Tag Archives: memory

Need-To-Know Basis

flumpMy short-term memory is playing havoc with my life.

I now seem to exist in a permanent state of wonder.

Wonder at why I am standing at the fridge, peering in at the contents. Wondering why I’m holding a bottle glass cleaner in one hand and an unopened sachet of cat food in the other.

The Teenager was diligently typing up study notes for his looming exams the other day:

‘Mum! Oi, mum. When you finally stop watching Mad Men, could you have a look at my notes?’

‘Of course my little cherub.’

Ten minutes later, I put the rubbish and recycling out, placed the to-be-returned library books in a prominent position and vacuumed up stray cat biscuits. Then sat back down and un-paused Jon Hamm.

‘Muuuuuuuuum. My notes, like, d’ur?’

Gah. I completely, utterly, totally forgot. It’s got to the point that if I’m planning to cook dinner, a seismic IQ challenge in itself (any recipe longer than four steps is consigned to the ‘yeah right’ pile), I have to constantly remind myself what I’m doing. Which can be a little bit tricky, especially living with a Teenager.

‘Mum. Muuum! Why are you saying ‘mince’ all the time? It’s, like, a bit weird.’

‘Must get mince out of fridge, must get mince out of fridge, must get … must, oh, um, what was I doing?’

The Teenager looks at me and sighs. As does the kitten, as I’m still holding her cat food in one hand.

Right now, I’m living on a need-to-know basis. Which I guess is a bit like mindfulness without the, well, mindful part. Every day is a brand new awakening, as I stumble downstairs, trip over the kitten and am confronted with reminders – notes, lists, information I completely forgot overnight.

My diary is my new best friend. Everything, and I mean everything, is logged. Not just the appointments, but the ‘buy milk’, ‘put washing on’, ‘order cat litter’.

I had a chat with my mum this morning about it. She completely agreed, it’s hard. Then she said, ‘mind you, I’m 64, hee hee. You’re only 41. 42 this August!’ Is it MS? Or is it ageing? I know it’s MS. Before, I prided myself on my memory, almost photographic. I was highly organised, everything at my fingertips.

It’s been a wake-up call, but in a way it’s a teeny bit liberating. Friends confide in me, safe in the knowledge I’ll forget what they said within a week. I live more in the moment. My brain is uncluttered with insignificant stuff.

I’m trying to see the upside in this. Can you imagine my delight when I opened a kitchen cupboard and found an unopened packet of popcorn I’d forgotten about, left over from book club? It makes it all worthwhile. Kind of.

Photograph of The Kitten, Brontë, a couple of months before we adopted her.

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Please Excuse My Brain, It Doesn’t Know What It’s Doing

memoryI was formally introduced to my brain after my very first MRI.

There it was, in all it’s lesioned glory, glowing brightly on the computer screen. I was entranced and tried to take in what the neurologist was telling me as he counted up the little blobs of white amidst the grey.

I used to like my brain and we got on quite well; it saw me through lots of adventures, exams and crises. And Trivial Pursuits. It could always be relied upon to make snap(ish)  decisions or mull over a myriad of options for any given situation.

Lamentably, it has decided to strike out on its own, making a bid for devolution and taking a lot of important bits with it. Now my short-term memory is atrocious. I repeat myself. I also talk about the old days, but that’s probably an age thing. I repeat myself.

I frequently apologise on behalf of my brain and it can become quite awkward. Say I’m standing in front of a huge cafe menu, chalk-boarded behind the increasingly-impatient barista. I am blank. I literally cannot think what to order. Likewise menus in restaurants, shampoos and conditioners in Boots, colours on paint charts and which wrapping paper to buy for Christmas (someone told me it was soon).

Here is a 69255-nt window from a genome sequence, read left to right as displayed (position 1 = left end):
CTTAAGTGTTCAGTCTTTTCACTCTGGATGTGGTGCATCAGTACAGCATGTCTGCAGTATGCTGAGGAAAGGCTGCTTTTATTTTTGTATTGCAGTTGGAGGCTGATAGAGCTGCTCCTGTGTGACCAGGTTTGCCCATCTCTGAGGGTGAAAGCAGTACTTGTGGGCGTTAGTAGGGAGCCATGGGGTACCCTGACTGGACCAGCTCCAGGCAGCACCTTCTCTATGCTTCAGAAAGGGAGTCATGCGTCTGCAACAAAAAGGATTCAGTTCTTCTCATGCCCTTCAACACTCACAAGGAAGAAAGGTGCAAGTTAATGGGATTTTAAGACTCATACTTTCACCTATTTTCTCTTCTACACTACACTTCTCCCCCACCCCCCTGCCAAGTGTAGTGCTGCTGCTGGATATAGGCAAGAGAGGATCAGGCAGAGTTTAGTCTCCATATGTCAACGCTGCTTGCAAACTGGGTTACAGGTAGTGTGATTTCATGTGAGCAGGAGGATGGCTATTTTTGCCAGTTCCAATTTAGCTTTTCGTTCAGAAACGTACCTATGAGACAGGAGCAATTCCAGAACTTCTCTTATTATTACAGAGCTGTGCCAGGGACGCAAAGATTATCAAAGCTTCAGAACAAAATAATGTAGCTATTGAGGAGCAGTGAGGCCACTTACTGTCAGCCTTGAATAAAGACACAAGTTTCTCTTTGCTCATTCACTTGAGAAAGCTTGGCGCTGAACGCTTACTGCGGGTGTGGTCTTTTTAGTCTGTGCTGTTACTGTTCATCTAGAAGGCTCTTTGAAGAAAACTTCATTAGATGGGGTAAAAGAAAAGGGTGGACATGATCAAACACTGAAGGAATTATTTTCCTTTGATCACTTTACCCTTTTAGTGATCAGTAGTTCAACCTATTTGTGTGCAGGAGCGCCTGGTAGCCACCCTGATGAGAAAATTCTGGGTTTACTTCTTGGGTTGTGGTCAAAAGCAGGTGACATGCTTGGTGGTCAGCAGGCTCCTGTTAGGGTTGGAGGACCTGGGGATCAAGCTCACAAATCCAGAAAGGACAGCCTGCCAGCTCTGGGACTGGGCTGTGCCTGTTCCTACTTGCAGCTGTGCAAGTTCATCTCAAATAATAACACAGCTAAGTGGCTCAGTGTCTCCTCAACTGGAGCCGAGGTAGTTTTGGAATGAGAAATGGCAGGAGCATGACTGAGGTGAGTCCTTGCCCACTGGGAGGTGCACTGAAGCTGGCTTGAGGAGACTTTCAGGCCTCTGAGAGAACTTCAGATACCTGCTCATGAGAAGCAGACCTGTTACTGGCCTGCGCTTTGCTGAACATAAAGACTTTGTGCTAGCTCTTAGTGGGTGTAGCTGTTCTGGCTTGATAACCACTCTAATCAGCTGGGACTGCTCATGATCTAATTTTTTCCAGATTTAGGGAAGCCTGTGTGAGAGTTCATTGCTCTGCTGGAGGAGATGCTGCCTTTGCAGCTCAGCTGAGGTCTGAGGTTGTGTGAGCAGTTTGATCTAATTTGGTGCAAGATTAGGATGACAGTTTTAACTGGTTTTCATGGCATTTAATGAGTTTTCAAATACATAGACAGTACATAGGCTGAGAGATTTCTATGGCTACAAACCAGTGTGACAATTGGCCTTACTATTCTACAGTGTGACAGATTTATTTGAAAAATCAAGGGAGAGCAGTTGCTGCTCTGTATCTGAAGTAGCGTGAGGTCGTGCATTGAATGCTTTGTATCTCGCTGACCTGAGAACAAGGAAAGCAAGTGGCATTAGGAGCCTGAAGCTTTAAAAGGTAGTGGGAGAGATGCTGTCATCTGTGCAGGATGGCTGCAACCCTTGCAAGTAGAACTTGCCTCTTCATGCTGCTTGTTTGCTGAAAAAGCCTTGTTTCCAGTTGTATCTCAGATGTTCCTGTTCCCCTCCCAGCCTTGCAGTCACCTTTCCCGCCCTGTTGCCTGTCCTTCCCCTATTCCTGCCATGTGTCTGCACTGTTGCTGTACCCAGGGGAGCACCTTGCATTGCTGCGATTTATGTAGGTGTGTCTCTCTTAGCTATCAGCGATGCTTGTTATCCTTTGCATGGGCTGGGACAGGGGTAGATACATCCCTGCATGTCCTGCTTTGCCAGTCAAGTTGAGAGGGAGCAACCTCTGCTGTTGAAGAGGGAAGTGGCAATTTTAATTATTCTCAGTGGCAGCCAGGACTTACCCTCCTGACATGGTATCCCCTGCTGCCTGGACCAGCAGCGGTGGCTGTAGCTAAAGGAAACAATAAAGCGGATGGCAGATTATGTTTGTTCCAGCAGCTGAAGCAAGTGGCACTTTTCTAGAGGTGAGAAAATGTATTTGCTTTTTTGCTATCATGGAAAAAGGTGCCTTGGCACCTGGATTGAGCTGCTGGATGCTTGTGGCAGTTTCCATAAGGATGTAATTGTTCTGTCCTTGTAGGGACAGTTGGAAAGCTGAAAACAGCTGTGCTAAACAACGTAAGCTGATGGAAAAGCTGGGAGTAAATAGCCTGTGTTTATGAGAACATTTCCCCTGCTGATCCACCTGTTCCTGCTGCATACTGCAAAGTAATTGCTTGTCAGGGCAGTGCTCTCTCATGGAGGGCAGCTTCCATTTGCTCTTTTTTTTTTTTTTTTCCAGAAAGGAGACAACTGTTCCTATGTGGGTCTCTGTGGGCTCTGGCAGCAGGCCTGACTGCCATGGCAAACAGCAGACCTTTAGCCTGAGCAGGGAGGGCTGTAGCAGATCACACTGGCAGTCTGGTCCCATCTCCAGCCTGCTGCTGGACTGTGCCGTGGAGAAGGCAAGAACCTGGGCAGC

I forget the most basic facts so chatting with me can be a journey into charades. I can’t remember names, conversations or dates. I point to stuff, use my hands to describe things and say ‘aggggghhhhh, you know, that, that, um, thing with the spouty bit?’ ‘Oh, yeah, thanks, kettle.’

However, let’s look at the upsides. For one, I no longer brood on things. Drawn-out arguments are a thing of the past. I could have one on the Monday and bounce into work like Tigger on the Tuesday, all forgotten, unless I’ve blogged about it. Then I brood, meh.

But having a short-term memory means I re-experience wondrous things again and again. It’s almost as if every day is new. I get up in the morning and think, ‘wow, what a lovely day! Oh, great, I can have coffee! Wow! And the cat, isn’t she just gorgeous?’ Until, thwack, I veer into the bannister and it all comes rushing back.

That aside, I will continue to count my blessings. I equate it with a computer and how refreshing it can be to delete and send to the trash bin all that junk that’s been hanging around, and that’s got to be a good thing?

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Dim? Some.

Memory, what memoryI was with the boss one morning last week; we were driving to a warehouse to buy something or other for our latest project.

He pointed towards the humungous Tesco Extra on our left, saying, ‘it’s been refurbished, there’s a Costa there now too.’

‘Oh, um, great! Must check it out, but you know my heart lies with Ocado.’

We got the something or other from the warehouse, loaded the van up and drove away.

‘Hey, boss! Did’ya know that Tesco’s has had some kind of makeover. Someone told me. And Costa’s has opened. That one, over there.’


Then, ‘are you winding me up?’

‘Nope, boss. Just know you love your Costa coffee with the caramel swirly thing.’

‘Yeeeeeees (very, very, slowly), but ten minutes ago I told you about it. You’re freaking me out.’


‘Your memory, honestly’ – then all I heard was the word ‘dim’.

‘Oi! I’m not dim. I won a medal once. For badminton.’

‘Noooooooooooo (very, very, slowly), I said you’re like a dimmer switch. Sometimes very bright but other times, you know, dimmer. More dim. No, not dim. Just not as bright. But not dim as such. You know what I mean.’